For high mileage vehicles, replacing the fuel filter annually for preventative maintenance is a good idea for two reasons. By the time a vehicle is six or seven years old, there can be a fair amount of rust and debris in the fuel tank. Rust can be formed by moisture and condensation, and debris can get into your tank anytime you add fuel. So changing it on a periodic basis can help minimize the risk of plugging.
Most newer vehicles do not have a specified interval for replacing the fuel filter. In fact, some even have "lifetime" filters that supposedly never need to be changed. But any filter can plug up if enough rust or debris gets sucked into the fuel inlet.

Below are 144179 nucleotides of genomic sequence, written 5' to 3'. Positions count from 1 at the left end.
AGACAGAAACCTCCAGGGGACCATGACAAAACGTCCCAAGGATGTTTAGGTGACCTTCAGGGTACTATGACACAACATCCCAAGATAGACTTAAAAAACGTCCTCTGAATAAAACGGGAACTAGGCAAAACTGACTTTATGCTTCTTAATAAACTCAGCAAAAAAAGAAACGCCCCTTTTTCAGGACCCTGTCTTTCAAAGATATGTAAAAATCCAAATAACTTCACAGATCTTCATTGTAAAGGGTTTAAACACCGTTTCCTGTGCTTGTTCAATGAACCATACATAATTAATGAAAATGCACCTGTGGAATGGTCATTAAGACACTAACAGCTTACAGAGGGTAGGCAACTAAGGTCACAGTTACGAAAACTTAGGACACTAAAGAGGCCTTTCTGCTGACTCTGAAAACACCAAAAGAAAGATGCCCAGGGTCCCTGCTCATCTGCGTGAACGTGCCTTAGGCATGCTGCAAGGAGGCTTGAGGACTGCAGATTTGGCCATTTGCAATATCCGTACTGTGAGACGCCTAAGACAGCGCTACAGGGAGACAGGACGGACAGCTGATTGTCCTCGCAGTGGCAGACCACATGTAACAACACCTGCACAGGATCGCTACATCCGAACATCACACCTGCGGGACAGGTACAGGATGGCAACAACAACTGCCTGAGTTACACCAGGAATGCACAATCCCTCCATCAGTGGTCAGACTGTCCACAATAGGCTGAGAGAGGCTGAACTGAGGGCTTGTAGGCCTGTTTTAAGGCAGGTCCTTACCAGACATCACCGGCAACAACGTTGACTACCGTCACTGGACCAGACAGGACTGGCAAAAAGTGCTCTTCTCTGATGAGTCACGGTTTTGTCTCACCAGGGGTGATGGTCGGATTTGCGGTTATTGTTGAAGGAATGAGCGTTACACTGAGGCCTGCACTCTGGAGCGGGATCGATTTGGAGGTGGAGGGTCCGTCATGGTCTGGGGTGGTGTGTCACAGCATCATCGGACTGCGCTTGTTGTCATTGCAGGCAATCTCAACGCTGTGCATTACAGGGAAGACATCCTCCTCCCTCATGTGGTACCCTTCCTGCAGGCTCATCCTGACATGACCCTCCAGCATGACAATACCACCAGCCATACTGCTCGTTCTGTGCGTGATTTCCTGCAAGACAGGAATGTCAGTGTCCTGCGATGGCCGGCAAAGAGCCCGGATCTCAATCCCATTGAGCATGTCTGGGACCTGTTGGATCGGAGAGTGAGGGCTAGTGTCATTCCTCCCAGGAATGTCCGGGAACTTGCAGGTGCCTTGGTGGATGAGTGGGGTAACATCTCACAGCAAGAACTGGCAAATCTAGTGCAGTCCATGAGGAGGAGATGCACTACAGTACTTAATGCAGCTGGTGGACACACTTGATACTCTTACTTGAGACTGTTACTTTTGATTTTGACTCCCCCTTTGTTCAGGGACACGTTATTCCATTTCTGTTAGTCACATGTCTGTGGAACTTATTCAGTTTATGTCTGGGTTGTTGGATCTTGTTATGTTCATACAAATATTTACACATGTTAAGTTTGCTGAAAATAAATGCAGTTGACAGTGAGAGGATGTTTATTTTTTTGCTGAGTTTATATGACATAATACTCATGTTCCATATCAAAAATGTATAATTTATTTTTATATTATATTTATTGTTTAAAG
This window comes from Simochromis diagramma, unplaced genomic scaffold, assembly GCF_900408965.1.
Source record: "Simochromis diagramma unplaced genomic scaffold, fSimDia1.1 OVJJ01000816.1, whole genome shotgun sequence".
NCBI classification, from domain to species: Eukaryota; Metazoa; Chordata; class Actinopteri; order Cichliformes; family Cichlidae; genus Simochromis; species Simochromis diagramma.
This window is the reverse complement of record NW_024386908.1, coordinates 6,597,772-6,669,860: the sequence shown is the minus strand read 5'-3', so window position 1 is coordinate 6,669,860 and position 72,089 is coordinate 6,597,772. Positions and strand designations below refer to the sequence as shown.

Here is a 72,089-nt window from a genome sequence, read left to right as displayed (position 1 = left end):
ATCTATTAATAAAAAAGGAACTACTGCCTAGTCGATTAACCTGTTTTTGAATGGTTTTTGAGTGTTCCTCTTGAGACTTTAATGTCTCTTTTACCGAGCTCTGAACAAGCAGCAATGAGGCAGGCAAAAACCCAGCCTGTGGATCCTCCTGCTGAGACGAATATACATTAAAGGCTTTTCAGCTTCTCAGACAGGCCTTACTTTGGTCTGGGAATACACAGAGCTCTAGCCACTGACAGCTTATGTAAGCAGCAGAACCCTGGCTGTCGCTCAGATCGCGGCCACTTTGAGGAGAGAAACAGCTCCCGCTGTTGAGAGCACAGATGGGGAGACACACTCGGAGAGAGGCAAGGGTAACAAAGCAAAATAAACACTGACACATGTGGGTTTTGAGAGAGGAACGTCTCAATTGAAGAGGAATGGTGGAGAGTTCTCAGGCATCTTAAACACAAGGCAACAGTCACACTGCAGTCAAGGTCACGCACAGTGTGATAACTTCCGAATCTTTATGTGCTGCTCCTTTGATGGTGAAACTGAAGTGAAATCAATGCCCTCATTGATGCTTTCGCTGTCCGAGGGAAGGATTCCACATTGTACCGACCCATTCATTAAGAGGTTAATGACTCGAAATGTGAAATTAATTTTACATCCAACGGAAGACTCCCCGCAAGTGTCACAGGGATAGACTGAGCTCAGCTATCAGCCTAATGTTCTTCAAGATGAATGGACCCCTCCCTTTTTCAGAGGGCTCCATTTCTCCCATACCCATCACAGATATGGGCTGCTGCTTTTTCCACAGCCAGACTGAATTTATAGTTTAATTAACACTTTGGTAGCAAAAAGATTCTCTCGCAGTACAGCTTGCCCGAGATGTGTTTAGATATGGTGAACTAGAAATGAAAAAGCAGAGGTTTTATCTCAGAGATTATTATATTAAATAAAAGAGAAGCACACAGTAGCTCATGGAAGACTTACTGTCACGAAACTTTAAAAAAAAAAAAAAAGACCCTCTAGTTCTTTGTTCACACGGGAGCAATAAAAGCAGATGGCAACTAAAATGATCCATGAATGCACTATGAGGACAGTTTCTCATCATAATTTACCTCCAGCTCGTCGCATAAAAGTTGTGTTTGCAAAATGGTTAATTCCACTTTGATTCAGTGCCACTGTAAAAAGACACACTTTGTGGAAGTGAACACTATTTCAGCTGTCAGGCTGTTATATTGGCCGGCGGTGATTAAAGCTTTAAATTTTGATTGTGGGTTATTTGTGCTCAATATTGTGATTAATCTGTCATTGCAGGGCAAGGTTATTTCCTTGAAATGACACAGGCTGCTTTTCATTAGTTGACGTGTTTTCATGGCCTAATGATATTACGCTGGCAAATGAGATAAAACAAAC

Gasoline is supposed to be filtered at the pump. But it sometimes isn't. What's more, the fuel you put in your tank may be contaminated with water from leaky underground storage tanks, improperly mixed alcohol blends, or even watered-down by an unscrupulous operator who's trying to make a fast buck. So there are no guarantees.
Replacing the filter periodically for preventative maintenance is simply insurance that reduces the risk of it plugging up. Given enough time, every filter will eventually reach the end of its service life. Even the filter in a brand new vehicle right off the showroom floor is at risk if the owner happens to get a dirty tank of fuel.
If you don't want to replace the filter unnecessarily, you can remove it and check it to see if it passes air easily (More information on replacing fuel filtersis available). If the filter creates any significant resistance when you blow through it, it needs to be replaced.